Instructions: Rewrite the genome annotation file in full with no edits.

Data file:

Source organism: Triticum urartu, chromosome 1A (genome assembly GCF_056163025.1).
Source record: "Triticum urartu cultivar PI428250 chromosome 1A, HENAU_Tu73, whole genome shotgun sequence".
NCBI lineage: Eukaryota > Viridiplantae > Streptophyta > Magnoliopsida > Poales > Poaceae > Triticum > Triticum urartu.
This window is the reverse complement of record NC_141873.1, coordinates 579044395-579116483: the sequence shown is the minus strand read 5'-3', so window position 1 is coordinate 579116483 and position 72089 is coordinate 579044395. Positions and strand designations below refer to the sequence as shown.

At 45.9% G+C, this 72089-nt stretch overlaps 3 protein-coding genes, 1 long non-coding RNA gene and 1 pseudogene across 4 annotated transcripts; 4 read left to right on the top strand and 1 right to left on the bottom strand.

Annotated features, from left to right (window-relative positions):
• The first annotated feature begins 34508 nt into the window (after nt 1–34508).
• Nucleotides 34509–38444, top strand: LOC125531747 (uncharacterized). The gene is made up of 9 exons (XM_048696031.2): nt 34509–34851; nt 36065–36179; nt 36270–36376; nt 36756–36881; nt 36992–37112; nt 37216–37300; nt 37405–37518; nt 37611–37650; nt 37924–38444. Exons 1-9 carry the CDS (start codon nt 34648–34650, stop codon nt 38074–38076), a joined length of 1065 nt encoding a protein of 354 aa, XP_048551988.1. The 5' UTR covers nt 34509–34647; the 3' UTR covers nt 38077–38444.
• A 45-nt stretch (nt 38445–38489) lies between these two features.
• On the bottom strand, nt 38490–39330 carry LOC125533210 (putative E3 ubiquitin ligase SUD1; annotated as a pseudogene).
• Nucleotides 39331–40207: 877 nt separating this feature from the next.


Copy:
Source organism: Triticum urartu, chromosome 1A (genome assembly GCF_056163025.1).
Source record: "Triticum urartu cultivar PI428250 chromosome 1A, HENAU_Tu73, whole genome shotgun sequence".
NCBI lineage: Eukaryota > Viridiplantae > Streptophyta > Magnoliopsida > Poales > Poaceae > Triticum > Triticum urartu.
This window is the reverse complement of record NC_141873.1, coordinates 579044395-579116483: the sequence shown is the minus strand read 5'-3', so window position 1 is coordinate 579116483 and position 72089 is coordinate 579044395. Positions and strand designations below refer to the sequence as shown.

At 45.9% G+C, this 72089-nt stretch overlaps 3 protein-coding genes, 1 long non-coding RNA gene and 1 pseudogene across 4 annotated transcripts; 4 read left to right on the top strand and 1 right to left on the bottom strand.

Annotated features, from left to right (window-relative positions):
• The first annotated feature begins 34508 nt into the window (after nt 1–34508).
• Nucleotides 34509–38444, top strand: LOC125531747 (uncharacterized). The gene is made up of 9 exons (XM_048696031.2): nt 34509–34851; nt 36065–36179; nt 36270–36376; nt 36756–36881; nt 36992–37112; nt 37216–37300; nt 37405–37518; nt 37611–37650; nt 37924–38444. Exons 1-9 carry the CDS (start codon nt 34648–34650, stop codon nt 38074–38076), a joined length of 1065 nt encoding a protein of 354 aa, XP_048551988.1. The 5' UTR covers nt 34509–34647; the 3' UTR covers nt 38077–38444.
• A 45-nt stretch (nt 38445–38489) lies between these two features.
• On the bottom strand, nt 38490–39330 carry LOC125533210 (putative E3 ubiquitin ligase SUD1; annotated as a pseudogene).
• Nucleotides 39331–40207: 877 nt separating this feature from the next.